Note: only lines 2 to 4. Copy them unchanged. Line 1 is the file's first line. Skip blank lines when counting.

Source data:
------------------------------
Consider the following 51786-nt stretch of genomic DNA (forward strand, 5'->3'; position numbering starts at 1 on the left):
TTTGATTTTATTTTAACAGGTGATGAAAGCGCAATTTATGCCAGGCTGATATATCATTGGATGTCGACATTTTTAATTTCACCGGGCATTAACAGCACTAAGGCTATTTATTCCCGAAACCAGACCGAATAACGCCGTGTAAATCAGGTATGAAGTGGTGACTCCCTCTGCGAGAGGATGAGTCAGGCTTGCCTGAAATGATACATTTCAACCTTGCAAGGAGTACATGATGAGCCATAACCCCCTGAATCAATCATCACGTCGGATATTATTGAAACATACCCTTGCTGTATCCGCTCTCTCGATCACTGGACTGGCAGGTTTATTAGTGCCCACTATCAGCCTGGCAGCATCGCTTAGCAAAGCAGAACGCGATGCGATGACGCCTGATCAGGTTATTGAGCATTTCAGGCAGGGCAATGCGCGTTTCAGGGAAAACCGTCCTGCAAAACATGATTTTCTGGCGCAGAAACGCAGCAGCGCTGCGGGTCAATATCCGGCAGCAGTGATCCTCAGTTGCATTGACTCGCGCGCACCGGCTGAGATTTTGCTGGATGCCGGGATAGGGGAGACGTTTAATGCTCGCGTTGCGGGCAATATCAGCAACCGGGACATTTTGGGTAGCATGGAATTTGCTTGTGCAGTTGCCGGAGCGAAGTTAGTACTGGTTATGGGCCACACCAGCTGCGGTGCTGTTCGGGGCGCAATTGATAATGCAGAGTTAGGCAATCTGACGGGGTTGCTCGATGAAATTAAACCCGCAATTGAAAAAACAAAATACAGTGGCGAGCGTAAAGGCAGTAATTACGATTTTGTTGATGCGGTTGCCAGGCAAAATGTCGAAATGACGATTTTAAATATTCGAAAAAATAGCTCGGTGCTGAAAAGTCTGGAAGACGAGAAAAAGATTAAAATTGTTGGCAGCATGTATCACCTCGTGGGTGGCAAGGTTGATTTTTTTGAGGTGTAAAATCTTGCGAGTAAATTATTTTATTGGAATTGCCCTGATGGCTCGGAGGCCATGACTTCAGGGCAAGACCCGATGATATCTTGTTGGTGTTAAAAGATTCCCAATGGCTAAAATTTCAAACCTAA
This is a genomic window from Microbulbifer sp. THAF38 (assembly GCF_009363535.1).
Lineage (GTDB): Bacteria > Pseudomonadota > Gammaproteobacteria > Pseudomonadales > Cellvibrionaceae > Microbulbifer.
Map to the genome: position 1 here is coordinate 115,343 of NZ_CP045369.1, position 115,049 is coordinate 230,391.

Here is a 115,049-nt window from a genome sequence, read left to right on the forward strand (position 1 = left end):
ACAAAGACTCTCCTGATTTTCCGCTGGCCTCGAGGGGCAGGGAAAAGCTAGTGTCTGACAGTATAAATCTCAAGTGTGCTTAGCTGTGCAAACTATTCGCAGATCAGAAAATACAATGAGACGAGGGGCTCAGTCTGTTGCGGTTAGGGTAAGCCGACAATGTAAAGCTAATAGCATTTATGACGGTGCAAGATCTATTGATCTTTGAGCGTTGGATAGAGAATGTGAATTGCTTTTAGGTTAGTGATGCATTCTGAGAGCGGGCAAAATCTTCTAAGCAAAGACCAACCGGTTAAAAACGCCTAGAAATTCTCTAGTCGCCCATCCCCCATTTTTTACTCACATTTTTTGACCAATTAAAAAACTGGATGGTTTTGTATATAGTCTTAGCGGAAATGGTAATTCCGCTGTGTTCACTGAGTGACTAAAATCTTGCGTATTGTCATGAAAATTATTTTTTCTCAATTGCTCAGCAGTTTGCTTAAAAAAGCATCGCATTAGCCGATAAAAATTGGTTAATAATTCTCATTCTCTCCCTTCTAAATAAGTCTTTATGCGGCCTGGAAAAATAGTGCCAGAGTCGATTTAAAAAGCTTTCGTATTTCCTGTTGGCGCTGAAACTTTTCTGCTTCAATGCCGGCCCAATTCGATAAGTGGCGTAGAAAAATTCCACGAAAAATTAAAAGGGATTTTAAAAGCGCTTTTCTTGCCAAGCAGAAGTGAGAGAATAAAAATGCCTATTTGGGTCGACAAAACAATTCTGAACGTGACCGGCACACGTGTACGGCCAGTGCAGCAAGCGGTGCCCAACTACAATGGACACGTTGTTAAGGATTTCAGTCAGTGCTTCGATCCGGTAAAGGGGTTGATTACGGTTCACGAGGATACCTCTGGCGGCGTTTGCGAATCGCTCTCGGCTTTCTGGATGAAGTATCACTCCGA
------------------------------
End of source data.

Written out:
TTTGATTTTATTTTAACAGGTGATGAAAGCGCAATTTATGCCAGGCTGATATATCATTGGATGTCGACATTTTTAATTTCACCGGGCATTAACAGCACTAAGGCTATTTATTCCCGAAACCAGACCGAATAACGCCGTGTAAATCAGGTATGAAGTGGTGACTCCCTCTGCGAGAGGATGAGTCAGGCTTGCCTGAAATGATACATTTCAACCTTGCAAGGAGTACATGATGAGCCATAACCCCCTGAATCAATCATCACGTCGGATATTATTGAAACATACCCTTGCTGTATCCGCTCTCTCGATCACTGGACTGGCAGGTTTATTAGTGCCCACTATCAGCCTGGCAGCATCGCTTAGCAAAGCAGAACGCGATGCGATGACGCCTGATCAGGTTATTGAGCATTTCAGGCAGGGCAATGCGCGTTTCAGGGAAAACCGTCCTGCAAAACATGATTTTCTGGCGCAGAAACGCAGCAGCGCTGCGGGTCAATATCCGGCAGCAGTGATCCTCAGTTGCATTGACTCGCGCGCACCGGCTGAGATTTTGCTGGATGCCGGGATAGGGGAGACGTTTAATGCTCGCGTTGCGGGCAATATCAGCAACCGGGACATTTTGGGTAGCATGGAATTTGCTTGTGCAGTTGCCGGAGCGAAGTTAGTACTGGTTATGGGCCACACCAGCTGCGGTGCTGTTCGGGGCGCAATTGATAATGCAGAGTTAGGCAATCTGACGGGGTTGCTCGATGAAATTAAACCCGCAATTGAAAAAACAAAATACAGTGGCGAGCGTAAAGGCAGTAATTACGATTTTGTTGATGCGGTTGCCAGGCAAAATGTCGAAATGACGATTTTAAATATTCGAAAAAATAGCTCGGTGCTGAAAAGTCTGGAAGACGAGAAAAAGATTAAAATTGTTGGCAGCATGTATCACCTCGTGGGTGGCAAGGTTGATTTTTTTGAGGTGTAAAATCTTGCGAGTAAATTATTTTATTGGAATTGCCCTGATGGCTCGGAGGCCATGACTTCAGGGCAAGACCCGATGATATCTTGTTGGTGTTAAAAGATTCCCAATGGCTAAAATTTCAAACCTAA
This is a genomic window from Microbulbifer sp. THAF38 (assembly GCF_009363535.1).
Lineage (GTDB): Bacteria > Pseudomonadota > Gammaproteobacteria > Pseudomonadales > Cellvibrionaceae > Microbulbifer.